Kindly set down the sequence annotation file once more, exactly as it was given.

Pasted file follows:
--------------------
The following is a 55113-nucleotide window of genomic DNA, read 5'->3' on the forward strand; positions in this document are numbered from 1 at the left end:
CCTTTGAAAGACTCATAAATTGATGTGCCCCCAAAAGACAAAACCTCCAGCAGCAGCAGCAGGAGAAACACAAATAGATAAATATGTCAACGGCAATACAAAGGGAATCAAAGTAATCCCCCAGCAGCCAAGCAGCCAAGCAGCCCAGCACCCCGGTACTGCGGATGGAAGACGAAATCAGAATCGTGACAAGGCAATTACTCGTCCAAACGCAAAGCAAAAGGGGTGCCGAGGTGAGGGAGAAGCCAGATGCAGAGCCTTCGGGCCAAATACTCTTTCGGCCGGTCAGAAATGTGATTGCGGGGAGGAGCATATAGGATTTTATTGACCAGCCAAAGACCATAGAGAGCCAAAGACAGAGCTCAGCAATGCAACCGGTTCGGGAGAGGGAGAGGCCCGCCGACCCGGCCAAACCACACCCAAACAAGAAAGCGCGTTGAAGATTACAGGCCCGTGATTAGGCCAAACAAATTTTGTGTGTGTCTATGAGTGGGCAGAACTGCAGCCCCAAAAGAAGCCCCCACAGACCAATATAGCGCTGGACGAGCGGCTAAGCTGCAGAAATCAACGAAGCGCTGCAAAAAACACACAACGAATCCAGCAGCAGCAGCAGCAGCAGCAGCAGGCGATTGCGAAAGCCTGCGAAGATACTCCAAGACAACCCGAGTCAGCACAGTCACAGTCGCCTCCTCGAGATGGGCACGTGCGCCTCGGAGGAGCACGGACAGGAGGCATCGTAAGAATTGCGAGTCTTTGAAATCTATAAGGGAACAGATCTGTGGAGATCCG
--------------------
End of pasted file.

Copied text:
The following is a 55113-nucleotide window of genomic DNA, read 5'->3' on the forward strand; positions in this document are numbered from 1 at the left end:
CCTTTGAAAGACTCATAAATTGATGTGCCCCCAAAAGACAAAACCTCCAGCAGCAGCAGCAGGAGAAACACAAATAGATAAATATGTCAACGGCAATACAAAGGGAATCAAAGTAATCCCCCAGCAGCCAAGCAGCCAAGCAGCCCAGCACCCCGGTACTGCGGATGGAAGACGAAATCAGAATCGTGACAAGGCAATTACTCGTCCAAACGCAAAGCAAAAGGGGTGCCGAGGTGAGGGAGAAGCCAGATGCAGAGCCTTCGGGCCAAATACTCTTTCGGCCGGTCAGAAATGTGATTGCGGGGAGGAGCATATAGGATTTTATTGACCAGCCAAAGACCATAGAGAGCCAAAGACAGAGCTCAGCAATGCAACCGGTTCGGGAGAGGGAGAGGCCCGCCGACCCGGCCAAACCACACCCAAACAAGAAAGCGCGTTGAAGATTACAGGCCCGTGATTAGGCCAAACAAATTTTGTGTGTGTCTATGAGTGGGCAGAACTGCAGCCCCAAAAGAAGCCCCCACAGACCAATATAGCGCTGGACGAGCGGCTAAGCTGCAGAAATCAACGAAGCGCTGCAAAAAACACACAACGAATCCAGCAGCAGCAGCAGCAGCAGCAGCAGGCGATTGCGAAAGCCTGCGAAGATACTCCAAGACAACCCGAGTCAGCACAGTCACAGTCGCCTCCTCGAGATGGGCACGTGCGCCTCGGAGGAGCACGGACAGGAGGCATCGTAAGAATTGCGAGTCTTTGAAATCTATAAGGGAACAGATCTGTGGAGATCCG